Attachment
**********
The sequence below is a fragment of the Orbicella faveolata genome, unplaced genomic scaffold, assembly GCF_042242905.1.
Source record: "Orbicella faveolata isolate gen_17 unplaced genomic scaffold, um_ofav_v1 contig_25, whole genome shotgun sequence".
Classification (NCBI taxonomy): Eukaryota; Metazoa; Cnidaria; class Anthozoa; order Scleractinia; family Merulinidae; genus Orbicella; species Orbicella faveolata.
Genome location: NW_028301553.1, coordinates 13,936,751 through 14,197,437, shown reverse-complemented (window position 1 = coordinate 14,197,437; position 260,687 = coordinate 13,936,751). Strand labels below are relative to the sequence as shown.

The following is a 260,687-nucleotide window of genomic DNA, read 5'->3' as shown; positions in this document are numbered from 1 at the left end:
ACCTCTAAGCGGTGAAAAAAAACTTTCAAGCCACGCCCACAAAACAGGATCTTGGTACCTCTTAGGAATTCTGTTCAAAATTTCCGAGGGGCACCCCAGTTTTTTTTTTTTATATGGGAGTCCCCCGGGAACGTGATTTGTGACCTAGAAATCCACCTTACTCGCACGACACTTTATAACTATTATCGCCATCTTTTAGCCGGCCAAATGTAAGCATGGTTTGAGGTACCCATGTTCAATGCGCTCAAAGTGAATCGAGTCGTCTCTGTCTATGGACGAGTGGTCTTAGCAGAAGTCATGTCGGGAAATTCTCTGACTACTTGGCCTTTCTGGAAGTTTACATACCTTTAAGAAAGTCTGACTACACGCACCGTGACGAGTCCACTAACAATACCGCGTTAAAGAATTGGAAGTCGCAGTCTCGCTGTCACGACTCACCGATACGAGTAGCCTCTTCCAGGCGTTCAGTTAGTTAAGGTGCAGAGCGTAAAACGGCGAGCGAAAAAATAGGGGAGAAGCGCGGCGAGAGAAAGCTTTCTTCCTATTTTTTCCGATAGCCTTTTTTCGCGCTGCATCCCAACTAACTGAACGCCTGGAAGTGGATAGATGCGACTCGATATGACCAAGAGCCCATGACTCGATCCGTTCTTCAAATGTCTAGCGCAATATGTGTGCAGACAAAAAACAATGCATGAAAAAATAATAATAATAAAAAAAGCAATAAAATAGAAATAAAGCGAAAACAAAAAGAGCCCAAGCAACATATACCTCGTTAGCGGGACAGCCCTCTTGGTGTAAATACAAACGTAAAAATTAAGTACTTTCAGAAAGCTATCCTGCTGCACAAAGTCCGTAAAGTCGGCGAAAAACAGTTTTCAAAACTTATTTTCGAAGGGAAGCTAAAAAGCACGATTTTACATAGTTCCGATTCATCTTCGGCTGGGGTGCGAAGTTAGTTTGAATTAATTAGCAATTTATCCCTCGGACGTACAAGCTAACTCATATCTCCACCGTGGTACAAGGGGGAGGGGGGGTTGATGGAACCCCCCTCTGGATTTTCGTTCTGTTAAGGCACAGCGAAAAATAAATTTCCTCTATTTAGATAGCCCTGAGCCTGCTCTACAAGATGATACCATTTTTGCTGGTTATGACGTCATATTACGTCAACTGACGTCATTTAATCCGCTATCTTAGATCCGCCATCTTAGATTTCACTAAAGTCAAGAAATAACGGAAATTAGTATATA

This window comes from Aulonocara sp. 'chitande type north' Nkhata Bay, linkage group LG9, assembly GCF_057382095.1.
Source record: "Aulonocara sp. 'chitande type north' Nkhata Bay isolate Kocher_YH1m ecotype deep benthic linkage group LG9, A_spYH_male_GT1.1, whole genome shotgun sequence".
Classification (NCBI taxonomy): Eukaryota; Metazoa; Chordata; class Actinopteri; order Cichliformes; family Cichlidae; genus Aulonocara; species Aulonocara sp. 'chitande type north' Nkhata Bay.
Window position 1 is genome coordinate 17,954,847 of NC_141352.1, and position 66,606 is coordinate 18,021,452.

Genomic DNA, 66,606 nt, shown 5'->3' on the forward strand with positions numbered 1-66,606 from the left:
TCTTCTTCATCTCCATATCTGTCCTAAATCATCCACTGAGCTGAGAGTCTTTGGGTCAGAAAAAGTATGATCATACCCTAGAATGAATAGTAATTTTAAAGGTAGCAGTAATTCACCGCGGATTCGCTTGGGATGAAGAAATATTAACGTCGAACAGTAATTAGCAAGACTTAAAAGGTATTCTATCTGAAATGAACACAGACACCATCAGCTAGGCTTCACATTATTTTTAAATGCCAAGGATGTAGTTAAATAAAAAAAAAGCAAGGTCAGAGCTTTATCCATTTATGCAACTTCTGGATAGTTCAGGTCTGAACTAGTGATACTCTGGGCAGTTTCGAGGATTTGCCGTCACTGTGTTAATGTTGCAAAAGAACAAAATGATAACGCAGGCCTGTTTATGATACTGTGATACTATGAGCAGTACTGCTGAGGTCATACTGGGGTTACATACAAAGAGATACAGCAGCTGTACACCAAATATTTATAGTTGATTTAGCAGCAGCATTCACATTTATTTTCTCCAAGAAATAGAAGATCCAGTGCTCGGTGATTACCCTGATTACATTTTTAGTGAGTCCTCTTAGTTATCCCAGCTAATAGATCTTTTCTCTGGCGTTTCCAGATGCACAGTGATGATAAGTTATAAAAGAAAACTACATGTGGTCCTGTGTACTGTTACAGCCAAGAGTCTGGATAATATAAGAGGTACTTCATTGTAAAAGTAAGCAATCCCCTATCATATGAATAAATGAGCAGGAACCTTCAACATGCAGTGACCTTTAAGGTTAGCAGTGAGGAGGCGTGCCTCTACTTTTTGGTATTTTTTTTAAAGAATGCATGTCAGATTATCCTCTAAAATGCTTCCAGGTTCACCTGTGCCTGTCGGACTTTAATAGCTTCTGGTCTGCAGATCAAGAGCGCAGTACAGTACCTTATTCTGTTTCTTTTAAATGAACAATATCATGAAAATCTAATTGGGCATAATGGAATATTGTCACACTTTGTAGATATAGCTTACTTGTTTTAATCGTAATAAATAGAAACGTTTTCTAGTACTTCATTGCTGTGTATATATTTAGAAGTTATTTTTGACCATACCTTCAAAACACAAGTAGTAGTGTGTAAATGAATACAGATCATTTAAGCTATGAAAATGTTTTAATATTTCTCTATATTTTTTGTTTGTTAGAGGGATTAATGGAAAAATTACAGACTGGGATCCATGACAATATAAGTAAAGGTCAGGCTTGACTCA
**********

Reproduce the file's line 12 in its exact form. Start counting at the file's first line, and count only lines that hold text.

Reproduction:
TCTTCTTCATCTCCATATCTGTCCTAAATCATCCACTGAGCTGAGAGTCTTTGGGTCAGAAAAAGTATGATCATACCCTAGAATGAATAGTAATTTTAAAGGTAGCAGTAATTCACCGCGGATTCGCTTGGGATGAAGAAATATTAACGTCGAACAGTAATTAGCAAGACTTAAAAGGTATTCTATCTGAAATGAACACAGACACCATCAGCTAGGCTTCACATTATTTTTAAATGCCAAGGATGTAGTTAAATAAAAAAAAAGCAAGGTCAGAGCTTTATCCATTTATGCAACTTCTGGATAGTTCAGGTCTGAACTAGTGATACTCTGGGCAGTTTCGAGGATTTGCCGTCACTGTGTTAATGTTGCAAAAGAACAAAATGATAACGCAGGCCTGTTTATGATACTGTGATACTATGAGCAGTACTGCTGAGGTCATACTGGGGTTACATACAAAGAGATACAGCAGCTGTACACCAAATATTTATAGTTGATTTAGCAGCAGCATTCACATTTATTTTCTCCAAGAAATAGAAGATCCAGTGCTCGGTGATTACCCTGATTACATTTTTAGTGAGTCCTCTTAGTTATCCCAGCTAATAGATCTTTTCTCTGGCGTTTCCAGATGCACAGTGATGATAAGTTATAAAAGAAAACTACATGTGGTCCTGTGTACTGTTACAGCCAAGAGTCTGGATAATATAAGAGGTACTTCATTGTAAAAGTAAGCAATCCCCTATCATATGAATAAATGAGCAGGAACCTTCAACATGCAGTGACCTTTAAGGTTAGCAGTGAGGAGGCGTGCCTCTACTTTTTGGTATTTTTTTTAAAGAATGCATGTCAGATTATCCTCTAAAATGCTTCCAGGTTCACCTGTGCCTGTCGGACTTTAATAGCTTCTGGTCTGCAGATCAAGAGCGCAGTACAGTACCTTATTCTGTTTCTTTTAAATGAACAATATCATGAAAATCTAATTGGGCATAATGGAATATTGTCACACTTTGTAGATATAGCTTACTTGTTTTAATCGTAATAAATAGAAACGTTTTCTAGTACTTCATTGCTGTGTATATATTTAGAAGTTATTTTTGACCATACCTTCAAAACACAAGTAGTAGTGTGTAAATGAATACAGATCATTTAAGCTATGAAAATGTTTTAATATTTCTCTATATTTTTTGTTTGTTAGAGGGATTAATGGAAAAATTACAGACTGGGATCCATGACAATATAAGTAAAGGTCAGGCTTGACTCA